We began the Oikonomia blog on August 1 with an entry entitled “God: The Greatest ‘Subject?’” to provoke some discussion, particularly around the following logic: God is the subject of the greatest book ever written, the Holy Bible, which is a tremendous reservoir of knowledge. Therefore, He might be considered the “Greatest Subject.”
On the other hand, the Bible reveals God as subject to no one because He owns all and is ruler of all; He is King of creation not a steward or caretaker on behalf of a master. But wait! Has God indeed been subject? We asked this question on August 1, then proceeded to discuss in subsequent entries how God did subject His creation to be under the dominion of humans who were commanded to serve as stewards. But humankind rejected their honorable role as ruling subjects, and God brought judgement upon them and their descendants.
Some would argue that God is unjust in judging humans for our failure. If He is truly God and our Creator, isn’t He being unjust to subject creation to our care then bring judgement for our failure? Indeed, isn’t God unjust on two counts. First, how can a righteous God be so unsympathetic toward mankind whom He created? Second, how can a supposedly omniscient God even know the limitations of our humanness as created beings in contrast to His divinity?
In response to the first indictment, the Bible reveals God as a Creator Who is fully aware of our limitations. For example, in a summary of the history of the nation of Israel in Psalm 78, Asaph recounts how the nation rebelled against God and writes in verses 38-39:
But He, being compassionate, forgave their iniquity and did not destroy them;
And often He restrained His anger And did not arouse all His wrath.
Thus He remembered that they were but flesh, A wind that passes and does not return.
And, David writes of God’s knowledge in Psalm 103:14:
For He Himself knows our frame; He is mindful that we are but dust.
But how can we believe that the God of heaven is truly “mindful of our condition?” After all, He is God and we are not. This second indictment has an ontological basis; namely, that God’s nature as “spirit being” prevents Him from relating across a “great divide” to humans who reside in a body of flesh, made from the dust of Earth. How can God know what it is like to be human? Perhaps if He were to subject Himself to the limitations and temptations we face, we could believe that He really is mindful of our frailty.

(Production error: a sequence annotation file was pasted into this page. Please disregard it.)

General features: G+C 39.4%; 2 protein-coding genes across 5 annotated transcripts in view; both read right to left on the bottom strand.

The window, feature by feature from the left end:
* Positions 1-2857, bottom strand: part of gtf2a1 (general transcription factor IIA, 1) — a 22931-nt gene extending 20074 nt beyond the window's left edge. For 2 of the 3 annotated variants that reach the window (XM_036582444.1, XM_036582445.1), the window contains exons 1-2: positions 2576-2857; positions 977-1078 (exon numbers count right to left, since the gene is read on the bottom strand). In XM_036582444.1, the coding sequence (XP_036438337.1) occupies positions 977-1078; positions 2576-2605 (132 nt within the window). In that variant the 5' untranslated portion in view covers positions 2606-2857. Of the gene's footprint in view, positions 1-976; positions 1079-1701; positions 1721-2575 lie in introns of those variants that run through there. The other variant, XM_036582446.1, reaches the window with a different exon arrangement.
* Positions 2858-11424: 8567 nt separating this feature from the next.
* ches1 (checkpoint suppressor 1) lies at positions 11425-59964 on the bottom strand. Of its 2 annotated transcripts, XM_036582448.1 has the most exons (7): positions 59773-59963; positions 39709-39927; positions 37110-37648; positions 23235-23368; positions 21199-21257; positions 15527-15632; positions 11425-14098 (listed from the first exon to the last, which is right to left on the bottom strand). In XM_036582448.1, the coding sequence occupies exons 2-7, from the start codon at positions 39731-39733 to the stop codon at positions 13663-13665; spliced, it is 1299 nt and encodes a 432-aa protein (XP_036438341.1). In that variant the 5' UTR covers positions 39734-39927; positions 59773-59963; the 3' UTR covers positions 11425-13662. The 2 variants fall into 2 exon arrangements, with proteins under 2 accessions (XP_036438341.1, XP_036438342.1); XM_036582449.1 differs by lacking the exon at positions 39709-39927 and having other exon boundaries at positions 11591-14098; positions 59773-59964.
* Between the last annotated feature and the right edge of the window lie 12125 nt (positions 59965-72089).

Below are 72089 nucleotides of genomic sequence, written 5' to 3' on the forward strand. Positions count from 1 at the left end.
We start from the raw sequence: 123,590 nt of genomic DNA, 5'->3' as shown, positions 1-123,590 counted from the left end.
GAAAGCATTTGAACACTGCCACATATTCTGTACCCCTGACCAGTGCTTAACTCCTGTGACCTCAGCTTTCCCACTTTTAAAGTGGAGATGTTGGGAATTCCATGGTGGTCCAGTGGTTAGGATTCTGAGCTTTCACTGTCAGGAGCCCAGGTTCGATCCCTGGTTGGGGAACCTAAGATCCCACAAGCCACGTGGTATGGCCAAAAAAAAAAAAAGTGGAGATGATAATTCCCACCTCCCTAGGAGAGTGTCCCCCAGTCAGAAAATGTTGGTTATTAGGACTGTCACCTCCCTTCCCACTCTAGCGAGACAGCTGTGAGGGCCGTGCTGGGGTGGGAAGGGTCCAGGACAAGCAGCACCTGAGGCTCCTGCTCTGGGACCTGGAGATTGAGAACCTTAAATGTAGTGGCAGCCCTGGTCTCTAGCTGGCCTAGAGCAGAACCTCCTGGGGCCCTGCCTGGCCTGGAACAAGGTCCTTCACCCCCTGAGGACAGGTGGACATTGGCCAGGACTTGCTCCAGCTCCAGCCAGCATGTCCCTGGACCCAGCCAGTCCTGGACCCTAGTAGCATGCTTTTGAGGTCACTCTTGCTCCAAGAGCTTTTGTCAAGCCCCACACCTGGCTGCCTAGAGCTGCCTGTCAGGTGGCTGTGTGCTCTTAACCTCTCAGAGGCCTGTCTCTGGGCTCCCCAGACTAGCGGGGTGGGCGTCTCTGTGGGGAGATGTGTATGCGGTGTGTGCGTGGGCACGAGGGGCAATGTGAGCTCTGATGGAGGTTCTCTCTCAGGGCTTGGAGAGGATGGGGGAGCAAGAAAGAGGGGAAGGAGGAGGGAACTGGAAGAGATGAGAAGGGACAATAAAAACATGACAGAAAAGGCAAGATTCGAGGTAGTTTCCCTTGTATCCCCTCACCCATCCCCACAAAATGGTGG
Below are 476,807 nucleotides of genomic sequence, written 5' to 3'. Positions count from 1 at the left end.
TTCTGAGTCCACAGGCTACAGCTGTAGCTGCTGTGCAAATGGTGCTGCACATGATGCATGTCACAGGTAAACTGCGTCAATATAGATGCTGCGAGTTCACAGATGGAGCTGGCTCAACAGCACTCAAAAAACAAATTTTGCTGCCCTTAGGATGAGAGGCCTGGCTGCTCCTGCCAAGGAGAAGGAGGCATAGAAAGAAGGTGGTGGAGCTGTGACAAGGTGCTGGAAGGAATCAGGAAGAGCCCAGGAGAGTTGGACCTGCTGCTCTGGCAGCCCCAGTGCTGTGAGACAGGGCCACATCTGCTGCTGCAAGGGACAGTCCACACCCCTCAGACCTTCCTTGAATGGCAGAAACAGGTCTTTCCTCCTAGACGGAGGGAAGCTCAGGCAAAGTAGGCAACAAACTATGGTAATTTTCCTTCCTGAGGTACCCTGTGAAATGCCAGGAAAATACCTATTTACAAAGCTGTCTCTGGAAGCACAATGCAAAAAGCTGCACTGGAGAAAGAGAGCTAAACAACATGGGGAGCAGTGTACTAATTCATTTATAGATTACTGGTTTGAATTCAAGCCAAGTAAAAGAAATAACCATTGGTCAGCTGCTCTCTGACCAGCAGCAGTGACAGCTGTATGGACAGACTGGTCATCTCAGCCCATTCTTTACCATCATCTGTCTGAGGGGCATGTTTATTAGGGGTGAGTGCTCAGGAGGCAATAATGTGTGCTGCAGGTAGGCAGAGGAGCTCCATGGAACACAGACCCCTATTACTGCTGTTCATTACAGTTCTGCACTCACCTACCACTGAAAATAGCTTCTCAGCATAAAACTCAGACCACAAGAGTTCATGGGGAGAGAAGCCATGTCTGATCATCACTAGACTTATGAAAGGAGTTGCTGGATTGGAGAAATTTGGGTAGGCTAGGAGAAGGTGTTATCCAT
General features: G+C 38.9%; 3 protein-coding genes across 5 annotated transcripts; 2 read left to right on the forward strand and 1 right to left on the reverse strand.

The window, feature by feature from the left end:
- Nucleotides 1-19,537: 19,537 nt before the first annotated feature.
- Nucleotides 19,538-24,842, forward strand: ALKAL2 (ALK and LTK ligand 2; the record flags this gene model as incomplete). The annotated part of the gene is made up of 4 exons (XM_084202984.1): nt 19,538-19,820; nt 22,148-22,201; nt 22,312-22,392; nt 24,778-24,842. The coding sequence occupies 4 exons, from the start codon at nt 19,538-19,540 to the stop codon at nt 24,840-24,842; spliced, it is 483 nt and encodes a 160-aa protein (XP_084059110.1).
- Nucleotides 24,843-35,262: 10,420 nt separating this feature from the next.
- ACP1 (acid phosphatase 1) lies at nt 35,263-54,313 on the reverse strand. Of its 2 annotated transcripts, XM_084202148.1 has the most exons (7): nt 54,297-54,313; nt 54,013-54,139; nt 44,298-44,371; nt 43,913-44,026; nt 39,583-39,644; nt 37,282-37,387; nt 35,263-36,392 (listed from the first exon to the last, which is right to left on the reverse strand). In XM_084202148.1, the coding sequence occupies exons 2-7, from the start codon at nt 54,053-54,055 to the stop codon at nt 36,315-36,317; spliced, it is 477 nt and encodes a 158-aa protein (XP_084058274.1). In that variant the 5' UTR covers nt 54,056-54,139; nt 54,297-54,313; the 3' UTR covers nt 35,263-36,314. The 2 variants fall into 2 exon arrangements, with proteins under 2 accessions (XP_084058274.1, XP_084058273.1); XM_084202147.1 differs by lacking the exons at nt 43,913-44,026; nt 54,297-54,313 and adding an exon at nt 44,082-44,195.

The fact is, according to the biblical revelation, God has done just that. The “Greatest Subject” through His divine Son, Jesus Christ, became the subject of the limitations of the human condition and the subject of the imperfect judgement, ridicule, misunderstanding, scorn, and abuse of humans. Paul recounts in Philippians 2: 3-11 how Christ Who existed in the very form of God, ontologically speaking, emptied Himself, not of His deity, but of His divine right to act apart from the will of His Father in heaven. Therefore, in Christ, the perfect God-man, we see God coming across the “great divide” as a servant and steward of His Father’s kingdom to represent the very nature of God to mankind while experiencing all of the limitations of humanness, yet without sin. Being the sinless “lamb”, Jesus Christ could make the ultimate sacrifice, bearing our sin and rebellion on the cross which caused at that unique point in all eternity, His separation from the Father (spiritual death), the price necessary to bring atonement for our sins (Romans 6:23).
Philippians 2:1-11 is a fitting passage to read at Christmas time. As you read it, consider the imagery of heaven’s glory, the manger scene in Bethlehem, the meekness of Jesus as He walked this Earth serving, teaching, and healing many, and then dying a cruel death on a Roman cross. God is indeed the “Greatest Subject” because He became the Servant, the Steward Who would first identify with humanity both in life and in death; then, be raised to Eternal Life to make way for all who will subject themselves to accept Him as their perfect sacrifice to cover sin. His shed blood purchases (redeems) the believer from the slave market of sin and enables us through the power of His Holy Spirit to be bondservants and stewards in service of the King as we conduct our affairs humbly and justly on the Earth, His valued “footstool.”